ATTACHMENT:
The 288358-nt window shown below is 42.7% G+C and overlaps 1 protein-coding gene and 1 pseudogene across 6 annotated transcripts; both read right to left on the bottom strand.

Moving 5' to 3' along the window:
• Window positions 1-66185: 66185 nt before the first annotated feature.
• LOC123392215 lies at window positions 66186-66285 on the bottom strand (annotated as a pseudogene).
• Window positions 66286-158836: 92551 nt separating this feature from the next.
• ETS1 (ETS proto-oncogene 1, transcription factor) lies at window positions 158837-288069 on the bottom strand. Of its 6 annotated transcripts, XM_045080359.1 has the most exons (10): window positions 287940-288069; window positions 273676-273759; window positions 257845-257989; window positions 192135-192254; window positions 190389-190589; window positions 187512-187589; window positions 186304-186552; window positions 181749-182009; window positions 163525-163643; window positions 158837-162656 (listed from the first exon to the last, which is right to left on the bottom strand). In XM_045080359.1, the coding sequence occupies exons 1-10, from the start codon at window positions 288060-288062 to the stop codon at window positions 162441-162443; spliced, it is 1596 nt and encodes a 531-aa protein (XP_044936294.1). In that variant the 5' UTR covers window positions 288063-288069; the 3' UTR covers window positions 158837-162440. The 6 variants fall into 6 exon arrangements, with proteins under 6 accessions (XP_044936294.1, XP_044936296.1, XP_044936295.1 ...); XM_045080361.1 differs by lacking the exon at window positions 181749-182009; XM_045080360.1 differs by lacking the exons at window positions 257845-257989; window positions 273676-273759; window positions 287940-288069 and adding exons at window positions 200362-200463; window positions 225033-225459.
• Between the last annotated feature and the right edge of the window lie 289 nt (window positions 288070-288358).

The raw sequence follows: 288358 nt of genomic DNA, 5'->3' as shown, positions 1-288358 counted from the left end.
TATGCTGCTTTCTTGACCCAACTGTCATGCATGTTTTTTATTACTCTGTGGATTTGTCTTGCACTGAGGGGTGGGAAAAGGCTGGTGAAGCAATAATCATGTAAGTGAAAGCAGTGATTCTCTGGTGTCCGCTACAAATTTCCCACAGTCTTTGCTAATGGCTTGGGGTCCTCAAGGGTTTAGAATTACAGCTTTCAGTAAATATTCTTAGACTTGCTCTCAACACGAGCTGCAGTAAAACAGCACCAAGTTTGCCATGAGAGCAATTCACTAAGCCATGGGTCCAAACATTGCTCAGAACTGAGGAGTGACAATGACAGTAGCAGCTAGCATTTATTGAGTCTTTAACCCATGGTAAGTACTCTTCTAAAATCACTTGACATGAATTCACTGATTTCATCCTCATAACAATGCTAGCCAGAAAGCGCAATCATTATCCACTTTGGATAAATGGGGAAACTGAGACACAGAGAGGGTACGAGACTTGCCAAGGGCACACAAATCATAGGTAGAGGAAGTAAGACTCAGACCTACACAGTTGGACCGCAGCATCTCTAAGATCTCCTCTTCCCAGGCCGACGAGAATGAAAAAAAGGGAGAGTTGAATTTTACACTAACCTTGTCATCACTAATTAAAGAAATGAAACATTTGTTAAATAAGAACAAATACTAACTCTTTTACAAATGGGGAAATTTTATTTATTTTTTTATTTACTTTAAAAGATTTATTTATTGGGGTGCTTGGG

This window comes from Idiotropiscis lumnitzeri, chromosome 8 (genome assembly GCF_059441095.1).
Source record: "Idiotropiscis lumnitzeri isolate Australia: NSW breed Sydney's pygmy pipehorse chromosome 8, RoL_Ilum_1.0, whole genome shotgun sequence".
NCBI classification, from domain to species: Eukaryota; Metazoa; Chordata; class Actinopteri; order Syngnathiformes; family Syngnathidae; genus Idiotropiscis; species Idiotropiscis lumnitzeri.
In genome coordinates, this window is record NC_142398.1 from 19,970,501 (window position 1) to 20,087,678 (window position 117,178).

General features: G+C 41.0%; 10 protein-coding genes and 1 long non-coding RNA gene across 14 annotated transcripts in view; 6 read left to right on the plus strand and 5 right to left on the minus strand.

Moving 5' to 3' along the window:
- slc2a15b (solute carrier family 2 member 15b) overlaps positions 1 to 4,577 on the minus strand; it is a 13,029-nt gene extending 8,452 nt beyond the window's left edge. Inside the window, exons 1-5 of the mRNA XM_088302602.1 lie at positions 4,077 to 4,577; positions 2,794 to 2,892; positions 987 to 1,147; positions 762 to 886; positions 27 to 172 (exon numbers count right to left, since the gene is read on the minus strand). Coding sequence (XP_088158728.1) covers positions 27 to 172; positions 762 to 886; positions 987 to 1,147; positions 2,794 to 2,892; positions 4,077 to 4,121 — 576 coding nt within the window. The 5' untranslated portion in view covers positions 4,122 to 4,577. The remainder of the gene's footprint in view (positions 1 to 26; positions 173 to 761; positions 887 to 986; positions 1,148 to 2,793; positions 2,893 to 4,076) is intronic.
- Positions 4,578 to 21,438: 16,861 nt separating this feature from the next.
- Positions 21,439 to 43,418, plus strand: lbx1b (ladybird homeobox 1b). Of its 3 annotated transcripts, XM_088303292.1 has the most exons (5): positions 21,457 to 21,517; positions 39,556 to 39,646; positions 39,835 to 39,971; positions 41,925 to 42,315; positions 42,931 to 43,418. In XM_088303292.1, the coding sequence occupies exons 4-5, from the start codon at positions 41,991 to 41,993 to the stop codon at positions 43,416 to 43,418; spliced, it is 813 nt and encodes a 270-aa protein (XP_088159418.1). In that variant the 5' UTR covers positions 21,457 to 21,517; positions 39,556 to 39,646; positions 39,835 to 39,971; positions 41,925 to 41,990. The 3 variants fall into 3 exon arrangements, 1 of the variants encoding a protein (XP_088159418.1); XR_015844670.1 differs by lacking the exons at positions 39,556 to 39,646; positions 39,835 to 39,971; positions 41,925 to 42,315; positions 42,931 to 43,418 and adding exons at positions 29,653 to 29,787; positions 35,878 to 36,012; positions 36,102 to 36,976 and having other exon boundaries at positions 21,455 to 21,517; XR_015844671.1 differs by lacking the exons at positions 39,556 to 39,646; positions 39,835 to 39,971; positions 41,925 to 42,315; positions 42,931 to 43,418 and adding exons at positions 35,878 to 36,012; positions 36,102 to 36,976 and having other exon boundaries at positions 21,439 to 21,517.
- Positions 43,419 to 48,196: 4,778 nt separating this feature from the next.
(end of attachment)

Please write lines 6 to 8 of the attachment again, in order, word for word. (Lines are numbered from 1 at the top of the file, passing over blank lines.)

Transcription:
• ETS1 (ETS proto-oncogene 1, transcription factor) lies at window positions 158837-288069 on the bottom strand. Of its 6 annotated transcripts, XM_045080359.1 has the most exons (10): window positions 287940-288069; window positions 273676-273759; window positions 257845-257989; window positions 192135-192254; window positions 190389-190589; window positions 187512-187589; window positions 186304-186552; window positions 181749-182009; window positions 163525-163643; window positions 158837-162656 (listed from the first exon to the last, which is right to left on the bottom strand). In XM_045080359.1, the coding sequence occupies exons 1-10, from the start codon at window positions 288060-288062 to the stop codon at window positions 162441-162443; spliced, it is 1596 nt and encodes a 531-aa protein (XP_044936294.1). In that variant the 5' UTR covers window positions 288063-288069; the 3' UTR covers window positions 158837-162440. The 6 variants fall into 6 exon arrangements, with proteins under 6 accessions (XP_044936294.1, XP_044936296.1, XP_044936295.1 ...); XM_045080361.1 differs by lacking the exon at window positions 181749-182009; XM_045080360.1 differs by lacking the exons at window positions 257845-257989; window positions 273676-273759; window positions 287940-288069 and adding exons at window positions 200362-200463; window positions 225033-225459.
• Between the last annotated feature and the right edge of the window lie 289 nt (window positions 288070-288358).

The raw sequence follows: 288358 nt of genomic DNA, 5'->3' as shown, positions 1-288358 counted from the left end.